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← How do we build our identity | Ailin Segovia | TEDxRiodelaPlataED

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Showing Revision 9 created 09/27/2020 by Sebastian Betti.

  1. My name is Ailin and I have
    multiple nationality syndrome.
  2. What is that?
  3. I was born in Argentina.
  4. I have a Spanish surname,
    my mom is Bolivian and my dad is...
  5. Asian.
  6. I say it that way
    because it's easier for me
  7. to say he is Asian, Chinese or Korean,
  8. rather than explaining that I don't know
    where is he from, where is him,
  9. or who did I get my Asian eyes from.
  10. He left me and my mom
    when I was eight months old.
  11. When I was a little girl
    I found it difficult to understand.
  12. I missed him, without even knowing him.
  13. And I had a huge desire
    to know what he was like,
  14. ask him a thousand questions,
  15. while I was dreaming that
    one day he would come back
  16. and my family would finally be complete.
  17. As I grew older, it made me uncomfortable
    to be singled out for being different.
  18. I was "the Chinese".
  19. As if it was something
    you could be sure of just by my looks,
  20. even when I myself didn't know
    really well about my roots,
  21. my ancestry, my identity.
  22. Everyone seemed to be sure
    that I was Chinese, except me.
  23. It felt like a void, a mystery.
  24. And, within that mystery,
    now I understand, I saw options.
  25. I saw an opportunity.
  26. If everyone thought I was Chinese,
  27. why not learning about being Chinese?
  28. When I was eight years old, I asked
    to be enrolled in a Chinese school
  29. that I attended on weekends.
  30. At the same time, my classmates
    were forced by their parents to go
  31. to perfect their Chinese.
  32. And many of them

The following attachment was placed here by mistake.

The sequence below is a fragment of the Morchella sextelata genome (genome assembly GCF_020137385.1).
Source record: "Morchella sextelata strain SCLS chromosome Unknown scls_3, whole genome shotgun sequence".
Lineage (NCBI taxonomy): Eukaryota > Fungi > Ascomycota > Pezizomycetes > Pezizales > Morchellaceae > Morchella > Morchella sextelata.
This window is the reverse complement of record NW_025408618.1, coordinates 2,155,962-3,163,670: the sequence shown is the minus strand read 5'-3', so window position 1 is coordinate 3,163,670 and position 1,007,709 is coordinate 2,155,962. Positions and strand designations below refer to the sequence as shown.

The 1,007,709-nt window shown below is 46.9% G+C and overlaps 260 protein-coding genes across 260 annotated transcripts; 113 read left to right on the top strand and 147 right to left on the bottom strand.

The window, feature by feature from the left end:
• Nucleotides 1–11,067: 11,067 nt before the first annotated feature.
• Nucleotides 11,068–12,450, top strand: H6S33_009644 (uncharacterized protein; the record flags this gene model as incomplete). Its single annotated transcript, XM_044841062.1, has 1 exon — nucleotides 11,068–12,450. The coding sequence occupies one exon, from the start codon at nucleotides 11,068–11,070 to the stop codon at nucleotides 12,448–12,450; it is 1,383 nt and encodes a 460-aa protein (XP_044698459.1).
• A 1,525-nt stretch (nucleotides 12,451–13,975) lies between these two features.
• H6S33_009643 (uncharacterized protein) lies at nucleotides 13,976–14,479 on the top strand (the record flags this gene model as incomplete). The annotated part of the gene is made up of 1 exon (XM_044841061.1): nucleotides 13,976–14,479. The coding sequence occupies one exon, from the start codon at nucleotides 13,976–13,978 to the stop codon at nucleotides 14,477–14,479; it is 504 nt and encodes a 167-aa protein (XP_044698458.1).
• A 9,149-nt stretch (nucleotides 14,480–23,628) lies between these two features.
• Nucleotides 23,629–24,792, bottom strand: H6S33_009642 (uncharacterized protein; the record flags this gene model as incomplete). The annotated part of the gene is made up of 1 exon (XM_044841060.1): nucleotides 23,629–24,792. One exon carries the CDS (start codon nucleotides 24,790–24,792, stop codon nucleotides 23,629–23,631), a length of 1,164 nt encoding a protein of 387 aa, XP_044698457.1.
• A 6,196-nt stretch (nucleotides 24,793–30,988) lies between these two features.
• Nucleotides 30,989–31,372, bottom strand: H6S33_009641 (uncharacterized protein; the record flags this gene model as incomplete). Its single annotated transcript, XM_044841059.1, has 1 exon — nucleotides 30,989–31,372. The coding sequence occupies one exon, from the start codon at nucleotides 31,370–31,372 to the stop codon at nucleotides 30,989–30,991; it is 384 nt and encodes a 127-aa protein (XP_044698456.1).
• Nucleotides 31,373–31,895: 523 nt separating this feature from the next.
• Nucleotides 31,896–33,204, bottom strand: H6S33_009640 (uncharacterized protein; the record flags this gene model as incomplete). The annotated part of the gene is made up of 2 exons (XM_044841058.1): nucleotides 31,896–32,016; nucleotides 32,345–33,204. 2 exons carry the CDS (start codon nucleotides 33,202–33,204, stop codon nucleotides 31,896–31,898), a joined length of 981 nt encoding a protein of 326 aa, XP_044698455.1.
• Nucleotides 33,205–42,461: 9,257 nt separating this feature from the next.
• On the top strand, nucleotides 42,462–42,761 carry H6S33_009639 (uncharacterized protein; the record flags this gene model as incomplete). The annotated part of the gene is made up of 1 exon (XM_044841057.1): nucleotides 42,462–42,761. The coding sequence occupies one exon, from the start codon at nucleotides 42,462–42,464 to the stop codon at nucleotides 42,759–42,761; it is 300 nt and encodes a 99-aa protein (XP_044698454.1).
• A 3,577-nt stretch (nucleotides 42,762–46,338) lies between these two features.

already spoke Chinese at home.
  33. I was there being the exception.
  34. I loved going there.
  35. I was able to share my existential doubts
    with my classmates,
  36. like the identity clash of not knowing
    if you're more Argentinean or Chinese.
  37. They said they felt Chinese in Argentina
  38. and Argentineans when they were in China.
  39. In one place in the world or in the other
    they were seen differently.
  40. I also took on Korean lessons.
  41. And over time I started to care less
    where my dad was from.
  42. And I became more interested
  43. in learning about the culture
    of the countries I was so linked to,
  44. where I found
    different senses of identity.
  45. I would discover myself in the
    exploration of the different tones
  46. that this mystery could take,
    this void to be filled.
  47. Yet other concerns popped up.
  48. I wondered,
    "And what does all this mean?"
  49. "Do I study Chinese
    in order to be Chinese?"
  50. "Do I seek to be Korean
    by studying Korean?"
  51. "Am I trying to fit into the expectation
    others have of me when they see me?"
  52. No, it's not just that.
  53. I discovered that my identity
    it's not fixed,
  54. something concrete
    and with clear boundaries.
  55. And that I am actually
    in a constant transition.
  56. The decisions I made
    which led me to so many experiences
  57. helped me understand
    how to connect worlds,
  58. discover a thousand options
    and possibilities.
  59. Opportunities.
  60. And discover that it is the differences
    between us that enrich us.
  61. My multiple nationality syndrome
    made me to understand life
  62. as a constant transition.
  63. And I suspect each of you
    are also a constant transition.
  64. Each with your many
    multicolored personalities
  65. discovering a thousand options
    and possibilities,
  66. building ideas and dreams;
  67. discovering the multiple tones
  68. that this mystery can take.
  69. Thank you.